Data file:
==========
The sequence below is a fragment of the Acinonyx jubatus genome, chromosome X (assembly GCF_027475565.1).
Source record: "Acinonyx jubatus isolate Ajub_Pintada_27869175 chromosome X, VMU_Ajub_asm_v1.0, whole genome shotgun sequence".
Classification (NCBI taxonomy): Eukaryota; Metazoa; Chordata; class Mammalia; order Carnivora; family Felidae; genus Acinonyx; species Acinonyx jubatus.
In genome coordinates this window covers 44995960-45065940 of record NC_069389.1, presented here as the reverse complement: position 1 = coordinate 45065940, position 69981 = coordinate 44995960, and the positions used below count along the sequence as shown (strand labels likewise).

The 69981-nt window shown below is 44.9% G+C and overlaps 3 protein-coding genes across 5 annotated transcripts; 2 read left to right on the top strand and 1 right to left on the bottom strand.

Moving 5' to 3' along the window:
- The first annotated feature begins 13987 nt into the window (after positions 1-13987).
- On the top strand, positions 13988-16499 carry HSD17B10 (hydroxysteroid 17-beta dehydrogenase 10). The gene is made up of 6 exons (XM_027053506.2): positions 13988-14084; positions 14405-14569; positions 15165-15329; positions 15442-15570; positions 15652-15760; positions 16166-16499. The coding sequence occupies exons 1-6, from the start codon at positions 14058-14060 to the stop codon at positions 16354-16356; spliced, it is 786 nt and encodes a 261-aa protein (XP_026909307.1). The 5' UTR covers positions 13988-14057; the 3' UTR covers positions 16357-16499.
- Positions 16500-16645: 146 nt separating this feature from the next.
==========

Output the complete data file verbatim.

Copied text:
The sequence below is a fragment of the Acinonyx jubatus genome, chromosome X (assembly GCF_027475565.1).
Source record: "Acinonyx jubatus isolate Ajub_Pintada_27869175 chromosome X, VMU_Ajub_asm_v1.0, whole genome shotgun sequence".
Classification (NCBI taxonomy): Eukaryota; Metazoa; Chordata; class Mammalia; order Carnivora; family Felidae; genus Acinonyx; species Acinonyx jubatus.
In genome coordinates this window covers 44995960-45065940 of record NC_069389.1, presented here as the reverse complement: position 1 = coordinate 45065940, position 69981 = coordinate 44995960, and the positions used below count along the sequence as shown (strand labels likewise).

The 69981-nt window shown below is 44.9% G+C and overlaps 3 protein-coding genes across 5 annotated transcripts; 2 read left to right on the top strand and 1 right to left on the bottom strand.

Moving 5' to 3' along the window:
- The first annotated feature begins 13987 nt into the window (after positions 1-13987).
- On the top strand, positions 13988-16499 carry HSD17B10 (hydroxysteroid 17-beta dehydrogenase 10). The gene is made up of 6 exons (XM_027053506.2): positions 13988-14084; positions 14405-14569; positions 15165-15329; positions 15442-15570; positions 15652-15760; positions 16166-16499. The coding sequence occupies exons 1-6, from the start codon at positions 14058-14060 to the stop codon at positions 16354-16356; spliced, it is 786 nt and encodes a 261-aa protein (XP_026909307.1). The 5' UTR covers positions 13988-14057; the 3' UTR covers positions 16357-16499.
- Positions 16500-16645: 146 nt separating this feature from the next.